At age 78, the fabled actress, Dame Judi Dench has worked with everyone from Gwenyth Paltrow to Pierce Brosnan, and won practically every available acting award.
But, that doesn’t mean she’s immune to the effects of aging.
In a recent interview with Jon Snow, a reporter with the Britain-based, Channel 4 News, Dench admitted turning to memory supplements to help her keep track of the things her characters are supposed to say and do.
“It is more difficult to remember, to retain some things,” Dench said to Snow. “I take that wonderful thing called IQ [a brand name supplement] every morning—long may it last.”
Of course, Dench is no stranger to dealing with age-related obstacles to her acting.
She has to have special, large-print scripts made to accommodate problems with her eyesight, caused by macular degeneration—a disease which gradually diminishes the sharpness and clarity of a person’s central vision.
But, unlike bold-faced type, which is demonstrably easier for aging eyes to read, the effectiveness of memory supplements isn’t so easily determined.
Memory supplements: what’s in them?
Most products that purport to be memory-enhancing come in either pill or powder form.
David Perlmutter, M.D., a board-certified neurologist and author of, “Power Up Your Brain,” describes the three basic functions of memory supplements, and their common ingredients:
Increase overall brain energy: This is one of the most popular categories of memory supplement among consumers. Typical ingredients include:
- Coenzyme Q10—an enzyme found in every cell in the human body that is essential for cell repair and growth.
- N-acetylcysteine—an antioxidant thought to reduce cholesterol and increase immune system functioning.
- Carnitine—a chemical that enables the body to transform fat into usable energy.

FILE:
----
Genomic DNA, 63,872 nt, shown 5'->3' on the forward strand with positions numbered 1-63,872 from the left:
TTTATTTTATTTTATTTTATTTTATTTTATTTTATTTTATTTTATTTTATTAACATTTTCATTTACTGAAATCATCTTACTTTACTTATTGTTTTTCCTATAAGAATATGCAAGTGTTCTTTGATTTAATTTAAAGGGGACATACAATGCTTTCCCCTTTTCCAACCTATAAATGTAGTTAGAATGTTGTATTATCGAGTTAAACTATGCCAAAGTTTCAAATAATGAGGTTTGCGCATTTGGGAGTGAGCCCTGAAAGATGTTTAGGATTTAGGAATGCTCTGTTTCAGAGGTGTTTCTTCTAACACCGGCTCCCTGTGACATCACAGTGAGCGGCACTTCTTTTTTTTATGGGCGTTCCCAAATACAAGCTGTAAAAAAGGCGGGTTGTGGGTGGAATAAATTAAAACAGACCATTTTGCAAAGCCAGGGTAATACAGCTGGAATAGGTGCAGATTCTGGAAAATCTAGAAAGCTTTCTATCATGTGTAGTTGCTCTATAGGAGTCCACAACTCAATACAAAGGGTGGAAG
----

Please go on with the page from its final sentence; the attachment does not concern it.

- Nicotinamide Adenine Dinucleotide (NADH)—a substance important for energy production and dopamine creation. Dopamine is a neurotransmitter that contributes to a variety of mental functions, including: cognition, learning, voluntary movement, sleep cycles and mood.
Enhance brain cell functioning: These supplements aid memory by providing nutrients that brain cells need to operate smoothly. They boast the inclusion of vital cell membrane building blocks, including:
- Omega-3 fatty acids—thought to reduce inflammation, lower heart disease risk, decrease joint pain and stiffness in people with arthritis and possibly fend off cognitive impairment caused by Alzheimer’s disease.
- Choline—a substance that performs similar functions to B vitamins, including reducing inflammation and aiding in nervous system functioning.
- Phosphatidylserine—a chemical found in cell membranes throughout the human body. The cell membrane is vital for the proper functioning of cells because it helps process nutrients.
- Docosahexaenoic acid (DHA)—an especially-potent type of omega-3, that is important for the proper development of nerve tissues.
Promote new brain cell growth: The ability to create new brain cells—also known as neurogenesis—is an area of great interest for brain researchers, according to Perlmutter. DHA and lithium, two elements thought to play a prominent role in fostering new brain cell growth, are commonly found in these kinds of supplements.